If it bounces (even once) or rolls to the boundary ropes, it's called a four.

Six sixes on six balls, a rare feat

A Cricket Ball

Source

Which one do you think is harder

See results

Running between the wickets

Singles, doubles and triples are scored when the ball stops, or is stopped before reaching the boundary line. Stopping the ball before reaching the boundary line is the job of fielders ( and yes, they don't wear gloves) spread across the ground.

While they are chasing the ball, the batsmen switch ends to score singles, doubles etc. The batsman at the batting end (called striker) runs for the bowler's end while the non-striker (the one initially at bowling end) runs for the batting end. The number of times they switch ends is the amount of run(s) they score by running.

Ways to get a batsman out

There are mainly* three ways to get a batsman out (how is it done in baseball)

  1. Clean bowled
  2. Catch out
  3. Run out
  4. Leg Before Wicket (LBW)

A batsman gets bowled (out) when he fails to hit a ball and the ball hits the wicket (stumps).

A catch out occurs when the ball is hit up in the air by the batsman and it is caught by a fielder (no gloves, much harder ball...) within the ground of course, before bouncing

A batsman gets run out when a fielder hits the wicket while he is still running on the pitch for runs.

LBW follows a set of complicated rules. To put it simply, you can't protect the wicket with anything except bat. If you do, your are out.

Enjoy the catch outs and run outs in the video below.

*Additional ways exist but they are rare and complicated.


Catches and Run Outs World Cup 2011

What do we know now

  • Two teams, 11 players each
  • Played on a rectangular area called pitch
  • Number of balls to be bowled are fixed, six consecutive balls bowled makes an over.
  • The batsmen hit runs, the bowlers get them out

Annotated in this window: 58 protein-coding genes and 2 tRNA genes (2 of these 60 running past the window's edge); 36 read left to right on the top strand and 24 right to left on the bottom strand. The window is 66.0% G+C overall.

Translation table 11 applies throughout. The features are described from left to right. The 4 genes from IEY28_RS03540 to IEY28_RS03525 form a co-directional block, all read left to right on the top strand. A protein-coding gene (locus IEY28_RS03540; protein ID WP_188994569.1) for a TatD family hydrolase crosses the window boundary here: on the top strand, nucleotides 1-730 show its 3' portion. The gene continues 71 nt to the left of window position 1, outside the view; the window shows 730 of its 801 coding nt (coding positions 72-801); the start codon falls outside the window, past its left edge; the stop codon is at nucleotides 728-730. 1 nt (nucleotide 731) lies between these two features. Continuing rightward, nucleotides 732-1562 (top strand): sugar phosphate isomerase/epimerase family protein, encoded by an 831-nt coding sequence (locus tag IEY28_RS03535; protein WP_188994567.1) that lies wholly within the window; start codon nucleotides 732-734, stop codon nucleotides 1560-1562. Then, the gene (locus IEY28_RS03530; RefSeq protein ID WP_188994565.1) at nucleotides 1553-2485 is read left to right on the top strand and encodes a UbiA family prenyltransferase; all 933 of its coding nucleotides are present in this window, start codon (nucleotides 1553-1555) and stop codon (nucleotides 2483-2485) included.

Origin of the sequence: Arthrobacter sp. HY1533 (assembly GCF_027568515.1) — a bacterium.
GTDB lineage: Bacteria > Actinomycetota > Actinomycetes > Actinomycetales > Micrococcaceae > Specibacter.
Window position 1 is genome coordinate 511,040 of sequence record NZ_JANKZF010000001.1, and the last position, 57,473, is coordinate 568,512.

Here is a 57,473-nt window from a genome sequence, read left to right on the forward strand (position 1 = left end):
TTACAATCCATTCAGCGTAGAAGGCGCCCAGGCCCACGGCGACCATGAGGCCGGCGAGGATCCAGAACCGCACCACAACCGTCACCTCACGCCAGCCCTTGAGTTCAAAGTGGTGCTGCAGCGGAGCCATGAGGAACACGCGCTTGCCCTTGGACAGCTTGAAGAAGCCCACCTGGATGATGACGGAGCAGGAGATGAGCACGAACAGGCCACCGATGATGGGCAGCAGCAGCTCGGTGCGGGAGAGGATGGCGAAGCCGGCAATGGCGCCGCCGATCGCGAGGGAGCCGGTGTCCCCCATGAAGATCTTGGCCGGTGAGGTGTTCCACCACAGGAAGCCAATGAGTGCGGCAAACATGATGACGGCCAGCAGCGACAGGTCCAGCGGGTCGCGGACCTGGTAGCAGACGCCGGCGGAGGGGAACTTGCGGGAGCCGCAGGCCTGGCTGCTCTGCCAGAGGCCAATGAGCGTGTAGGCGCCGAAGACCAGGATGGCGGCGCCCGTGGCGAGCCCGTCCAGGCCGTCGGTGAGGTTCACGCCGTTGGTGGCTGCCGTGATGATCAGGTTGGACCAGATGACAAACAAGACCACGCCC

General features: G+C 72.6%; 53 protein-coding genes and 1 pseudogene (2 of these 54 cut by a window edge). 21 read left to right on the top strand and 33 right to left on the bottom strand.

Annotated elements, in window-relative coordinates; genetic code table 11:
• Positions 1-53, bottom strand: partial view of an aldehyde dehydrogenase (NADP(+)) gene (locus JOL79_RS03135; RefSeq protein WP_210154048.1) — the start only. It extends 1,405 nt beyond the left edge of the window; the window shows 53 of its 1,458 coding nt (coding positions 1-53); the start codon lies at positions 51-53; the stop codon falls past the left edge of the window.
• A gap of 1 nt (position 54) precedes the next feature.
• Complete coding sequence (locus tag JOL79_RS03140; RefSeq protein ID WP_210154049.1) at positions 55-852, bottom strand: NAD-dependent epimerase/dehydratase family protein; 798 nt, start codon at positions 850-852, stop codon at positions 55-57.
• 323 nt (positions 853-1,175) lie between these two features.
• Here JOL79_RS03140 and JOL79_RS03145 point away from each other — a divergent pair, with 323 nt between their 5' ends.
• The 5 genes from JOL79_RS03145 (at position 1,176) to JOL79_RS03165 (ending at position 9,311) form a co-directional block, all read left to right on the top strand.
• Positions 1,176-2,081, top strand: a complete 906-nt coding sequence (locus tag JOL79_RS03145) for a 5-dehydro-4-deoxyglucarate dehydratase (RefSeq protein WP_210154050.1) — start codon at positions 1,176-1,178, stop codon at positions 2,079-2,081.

• Runs are scored in boundaries and singles, doubles etc
  • Batsmen get out by getting bowled, catch out, run out etc

How to Win a Cricket Match

That pretty much explains what goes on the field, now we’ll figure out how to win the match.

The aim of the bowling or fielding side is to restrict the opposition within lowest possible total (runs). They do this either by making the batsman miss the ball (and not let him score runs) or by getting him out. Once a batsman gets out, he can not bat (score runs) any further and next batsman has to come. As soon as they get 10 batsmen out (the last one can't bat alone), an inning ends and no more runs can be scored.

Now they have to chase the total (score greater than the first inning's total) in second innings. If they chase it within 50 overs without getting all-out, they are declared winners.

See, wasn't that easy to understand. So, next time you see a cricket match, don't flip the channel.

You could always start with the T20s, they are short, power packed matches of just 20 overs. You'd love to see soaring sixes and fours.

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    • ChitrangadaSharan profile image

      Chitrangada Sharan 2 years ago from New Delhi, India

      Great article about Cricket--the game!

      I also love watching Cricket and who doesn't in India!

      Your article will be useful to others who have no idea about this great sport.

      Thanks for sharing this informative hub and thanks for the follow as well!